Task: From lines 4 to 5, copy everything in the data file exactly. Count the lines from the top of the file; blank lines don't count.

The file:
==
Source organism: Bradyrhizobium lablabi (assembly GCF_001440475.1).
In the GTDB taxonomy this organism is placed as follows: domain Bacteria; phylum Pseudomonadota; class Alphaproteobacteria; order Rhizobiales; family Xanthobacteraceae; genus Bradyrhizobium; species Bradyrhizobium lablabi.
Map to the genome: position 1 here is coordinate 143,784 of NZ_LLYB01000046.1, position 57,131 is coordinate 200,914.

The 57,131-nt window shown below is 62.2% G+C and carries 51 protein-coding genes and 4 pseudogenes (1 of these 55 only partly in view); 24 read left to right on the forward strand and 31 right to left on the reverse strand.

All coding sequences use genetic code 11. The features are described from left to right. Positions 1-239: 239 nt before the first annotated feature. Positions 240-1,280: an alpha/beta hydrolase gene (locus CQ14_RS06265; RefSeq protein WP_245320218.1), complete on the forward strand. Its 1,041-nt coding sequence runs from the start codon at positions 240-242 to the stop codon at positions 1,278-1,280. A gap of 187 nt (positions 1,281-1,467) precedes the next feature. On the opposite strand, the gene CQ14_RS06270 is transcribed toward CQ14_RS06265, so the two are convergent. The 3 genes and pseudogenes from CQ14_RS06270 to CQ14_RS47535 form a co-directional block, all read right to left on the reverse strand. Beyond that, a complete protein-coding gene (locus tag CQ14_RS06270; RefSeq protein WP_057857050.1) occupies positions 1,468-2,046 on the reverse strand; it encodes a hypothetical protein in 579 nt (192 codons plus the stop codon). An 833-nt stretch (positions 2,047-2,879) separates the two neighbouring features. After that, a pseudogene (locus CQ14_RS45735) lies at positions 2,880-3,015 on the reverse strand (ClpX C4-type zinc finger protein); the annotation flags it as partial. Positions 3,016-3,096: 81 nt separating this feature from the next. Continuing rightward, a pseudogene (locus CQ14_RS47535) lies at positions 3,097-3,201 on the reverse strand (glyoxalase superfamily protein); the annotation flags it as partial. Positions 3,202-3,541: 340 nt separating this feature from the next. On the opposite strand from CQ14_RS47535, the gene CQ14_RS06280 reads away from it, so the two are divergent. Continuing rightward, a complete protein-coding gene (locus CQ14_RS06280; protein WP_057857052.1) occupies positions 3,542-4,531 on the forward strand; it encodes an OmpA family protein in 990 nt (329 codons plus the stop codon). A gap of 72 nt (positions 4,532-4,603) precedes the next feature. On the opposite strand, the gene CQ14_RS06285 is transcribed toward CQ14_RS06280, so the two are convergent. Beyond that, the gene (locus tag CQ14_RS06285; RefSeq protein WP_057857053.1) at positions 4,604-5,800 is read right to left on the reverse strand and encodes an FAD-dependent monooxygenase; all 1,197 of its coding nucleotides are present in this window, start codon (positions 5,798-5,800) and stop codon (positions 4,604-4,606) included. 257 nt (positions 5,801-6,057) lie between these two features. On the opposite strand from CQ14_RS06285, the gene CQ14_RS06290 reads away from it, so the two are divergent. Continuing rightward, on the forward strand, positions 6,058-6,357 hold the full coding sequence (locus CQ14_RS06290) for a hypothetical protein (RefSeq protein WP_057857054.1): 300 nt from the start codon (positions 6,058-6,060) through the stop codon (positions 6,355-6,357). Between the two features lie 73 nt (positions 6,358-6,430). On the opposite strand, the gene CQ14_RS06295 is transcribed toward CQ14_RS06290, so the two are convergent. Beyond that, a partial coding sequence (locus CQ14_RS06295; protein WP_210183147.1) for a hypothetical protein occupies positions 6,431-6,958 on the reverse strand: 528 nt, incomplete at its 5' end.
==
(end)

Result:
The 57,131-nt window shown below is 62.2% G+C and carries 51 protein-coding genes and 4 pseudogenes (1 of these 55 only partly in view); 24 read left to right on the forward strand and 31 right to left on the reverse strand.

All coding sequences use genetic code 11. The features are described from left to right. Positions 1-239: 239 nt before the first annotated feature. Positions 240-1,280: an alpha/beta hydrolase gene (locus CQ14_RS06265; RefSeq protein WP_245320218.1), complete on the forward strand. Its 1,041-nt coding sequence runs from the start codon at positions 240-242 to the stop codon at positions 1,278-1,280. A gap of 187 nt (positions 1,281-1,467) precedes the next feature. On the opposite strand, the gene CQ14_RS06270 is transcribed toward CQ14_RS06265, so the two are convergent. The 3 genes and pseudogenes from CQ14_RS06270 to CQ14_RS47535 form a co-directional block, all read right to left on the reverse strand. Beyond that, a complete protein-coding gene (locus tag CQ14_RS06270; RefSeq protein WP_057857050.1) occupies positions 1,468-2,046 on the reverse strand; it encodes a hypothetical protein in 579 nt (192 codons plus the stop codon). An 833-nt stretch (positions 2,047-2,879) separates the two neighbouring features. After that, a pseudogene (locus CQ14_RS45735) lies at positions 2,880-3,015 on the reverse strand (ClpX C4-type zinc finger protein); the annotation flags it as partial. Positions 3,016-3,096: 81 nt separating this feature from the next. Continuing rightward, a pseudogene (locus CQ14_RS47535) lies at positions 3,097-3,201 on the reverse strand (glyoxalase superfamily protein); the annotation flags it as partial. Positions 3,202-3,541: 340 nt separating this feature from the next. On the opposite strand from CQ14_RS47535, the gene CQ14_RS06280 reads away from it, so the two are divergent. Continuing rightward, a complete protein-coding gene (locus CQ14_RS06280; protein WP_057857052.1) occupies positions 3,542-4,531 on the forward strand; it encodes an OmpA family protein in 990 nt (329 codons plus the stop codon). A gap of 72 nt (positions 4,532-4,603) precedes the next feature. On the opposite strand, the gene CQ14_RS06285 is transcribed toward CQ14_RS06280, so the two are convergent. Beyond that, the gene (locus tag CQ14_RS06285; RefSeq protein WP_057857053.1) at positions 4,604-5,800 is read right to left on the reverse strand and encodes an FAD-dependent monooxygenase; all 1,197 of its coding nucleotides are present in this window, start codon (positions 5,798-5,800) and stop codon (positions 4,604-4,606) included. 257 nt (positions 5,801-6,057) lie between these two features. On the opposite strand from CQ14_RS06285, the gene CQ14_RS06290 reads away from it, so the two are divergent. Continuing rightward, on the forward strand, positions 6,058-6,357 hold the full coding sequence (locus CQ14_RS06290) for a hypothetical protein (RefSeq protein WP_057857054.1): 300 nt from the start codon (positions 6,058-6,060) through the stop codon (positions 6,355-6,357). Between the two features lie 73 nt (positions 6,358-6,430). On the opposite strand, the gene CQ14_RS06295 is transcribed toward CQ14_RS06290, so the two are convergent. Beyond that, a partial coding sequence (locus CQ14_RS06295; protein WP_210183147.1) for a hypothetical protein occupies positions 6,431-6,958 on the reverse strand: 528 nt, incomplete at its 5' end.